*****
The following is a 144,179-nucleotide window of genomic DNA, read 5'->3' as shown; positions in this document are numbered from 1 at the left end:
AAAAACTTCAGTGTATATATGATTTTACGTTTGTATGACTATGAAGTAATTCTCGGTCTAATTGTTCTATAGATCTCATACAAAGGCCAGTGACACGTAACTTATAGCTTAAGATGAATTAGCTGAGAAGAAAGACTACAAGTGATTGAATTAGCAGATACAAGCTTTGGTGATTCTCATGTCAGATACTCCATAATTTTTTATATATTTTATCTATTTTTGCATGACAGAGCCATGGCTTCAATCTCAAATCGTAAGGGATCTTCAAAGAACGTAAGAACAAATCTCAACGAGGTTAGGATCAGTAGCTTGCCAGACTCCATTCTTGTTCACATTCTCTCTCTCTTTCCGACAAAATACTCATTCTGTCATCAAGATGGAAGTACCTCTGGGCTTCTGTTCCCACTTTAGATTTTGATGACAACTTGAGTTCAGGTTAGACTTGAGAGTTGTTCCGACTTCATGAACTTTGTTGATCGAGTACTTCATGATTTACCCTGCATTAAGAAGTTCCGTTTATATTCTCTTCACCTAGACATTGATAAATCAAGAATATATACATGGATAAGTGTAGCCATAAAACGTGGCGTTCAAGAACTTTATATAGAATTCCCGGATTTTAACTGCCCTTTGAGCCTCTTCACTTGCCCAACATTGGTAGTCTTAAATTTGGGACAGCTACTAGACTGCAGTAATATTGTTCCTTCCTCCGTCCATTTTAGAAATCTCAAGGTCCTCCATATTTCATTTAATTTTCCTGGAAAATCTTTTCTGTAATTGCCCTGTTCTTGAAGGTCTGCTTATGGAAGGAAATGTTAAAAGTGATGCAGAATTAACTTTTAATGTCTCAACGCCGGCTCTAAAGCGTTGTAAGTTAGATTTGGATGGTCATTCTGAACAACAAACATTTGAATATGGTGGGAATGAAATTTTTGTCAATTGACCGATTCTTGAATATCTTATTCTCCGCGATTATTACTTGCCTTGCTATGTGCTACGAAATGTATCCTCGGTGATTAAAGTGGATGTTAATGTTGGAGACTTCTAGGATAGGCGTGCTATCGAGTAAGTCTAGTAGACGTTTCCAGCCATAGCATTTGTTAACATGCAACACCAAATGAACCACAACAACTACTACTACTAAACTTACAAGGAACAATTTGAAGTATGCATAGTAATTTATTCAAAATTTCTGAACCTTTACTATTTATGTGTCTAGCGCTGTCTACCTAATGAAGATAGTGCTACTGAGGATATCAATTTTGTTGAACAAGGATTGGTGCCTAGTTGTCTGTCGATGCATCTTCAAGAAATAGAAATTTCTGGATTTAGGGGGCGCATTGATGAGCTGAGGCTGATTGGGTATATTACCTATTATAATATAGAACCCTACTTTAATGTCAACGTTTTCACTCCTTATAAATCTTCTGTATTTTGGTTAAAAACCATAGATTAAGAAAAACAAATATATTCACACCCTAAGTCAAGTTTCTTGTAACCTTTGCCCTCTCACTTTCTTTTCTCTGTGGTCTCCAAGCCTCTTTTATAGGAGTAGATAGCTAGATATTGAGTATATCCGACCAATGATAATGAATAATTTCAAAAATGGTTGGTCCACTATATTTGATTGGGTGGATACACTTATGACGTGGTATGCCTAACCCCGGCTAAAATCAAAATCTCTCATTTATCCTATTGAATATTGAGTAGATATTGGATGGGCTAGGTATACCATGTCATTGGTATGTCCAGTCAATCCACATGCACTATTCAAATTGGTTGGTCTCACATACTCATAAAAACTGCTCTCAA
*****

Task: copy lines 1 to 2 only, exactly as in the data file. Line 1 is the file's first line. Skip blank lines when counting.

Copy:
The following is a 144,179-nucleotide window of genomic DNA, read 5'->3' as shown; positions in this document are numbered from 1 at the left end:
AAAAACTTCAGTGTATATATGATTTTACGTTTGTATGACTATGAAGTAATTCTCGGTCTAATTGTTCTATAGATCTCATACAAAGGCCAGTGACACGTAACTTATAGCTTAAGATGAATTAGCTGAGAAGAAAGACTACAAGTGATTGAATTAGCAGATACAAGCTTTGGTGATTCTCATGTCAGATACTCCATAATTTTTTATATATTTTATCTATTTTTGCATGACAGAGCCATGGCTTCAATCTCAAATCGTAAGGGATCTTCAAAGAACGTAAGAACAAATCTCAACGAGGTTAGGATCAGTAGCTTGCCAGACTCCATTCTTGTTCACATTCTCTCTCTCTTTCCGACAAAATACTCATTCTGTCATCAAGATGGAAGTACCTCTGGGCTTCTGTTCCCACTTTAGATTTTGATGACAACTTGAGTTCAGGTTAGACTTGAGAGTTGTTCCGACTTCATGAACTTTGTTGATCGAGTACTTCATGATTTACCCTGCATTAAGAAGTTCCGTTTATATTCTCTTCACCTAGACATTGATAAATCAAGAATATATACATGGATAAGTGTAGCCATAAAACGTGGCGTTCAAGAACTTTATATAGAATTCCCGGATTTTAACTGCCCTTTGAGCCTCTTCACTTGCCCAACATTGGTAGTCTTAAATTTGGGACAGCTACTAGACTGCAGTAATATTGTTCCTTCCTCCGTCCATTTTAGAAATCTCAAGGTCCTCCATATTTCATTTAATTTTCCTGGAAAATCTTTTCTGTAATTGCCCTGTTCTTGAAGGTCTGCTTATGGAAGGAAATGTTAAAAGTGATGCAGAATTAACTTTTAATGTCTCAACGCCGGCTCTAAAGCGTTGTAAGTTAGATTTGGATGGTCATTCTGAACAACAAACATTTGAATATGGTGGGAATGAAATTTTTGTCAATTGACCGATTCTTGAATATCTTATTCTCCGCGATTATTACTTGCCTTGCTATGTGCTACGAAATGTATCCTCGGTGATTAAAGTGGATGTTAATGTTGGAGACTTCTAGGATAGGCGTGCTATCGAGTAAGTCTAGTAGACGTTTCCAGCCATAGCATTTGTTAACATGCAACACCAAATGAACCACAACAACTACTACTACTAAACTTACAAGGAACAATTTGAAGTATGCATAGTAATTTATTCAAAATTTCTGAACCTTTACTATTTATGTGTCTAGCGCTGTCTACCTAATGAAGATAGTGCTACTGAGGATATCAATTTTGTTGAACAAGGATTGGTGCCTAGTTGTCTGTCGATGCATCTTCAAGAAATAGAAATTTCTGGATTTAGGGGGCGCATTGATGAGCTGAGGCTGATTGGGTATATTACCTATTATAATATAGAACCCTACTTTAATGTCAACGTTTTCACTCCTTATAAATCTTCTGTATTTTGGTTAAAAACCATAGATTAAGAAAAACAAATATATTCACACCCTAAGTCAAGTTTCTTGTAACCTTTGCCCTCTCACTTTCTTTTCTCTGTGGTCTCCAAGCCTCTTTTATAGGAGTAGATAGCTAGATATTGAGTATATCCGACCAATGATAATGAATAATTTCAAAAATGGTTGGTCCACTATATTTGATTGGGTGGATACACTTATGACGTGGTATGCCTAACCCCGGCTAAAATCAAAATCTCTCATTTATCCTATTGAATATTGAGTAGATATTGGATGGGCTAGGTATACCATGTCATTGGTATGTCCAGTCAATCCACATGCACTATTCAAATTGGTTGGTCTCACATACTCATAAAAACTGCTCTCAA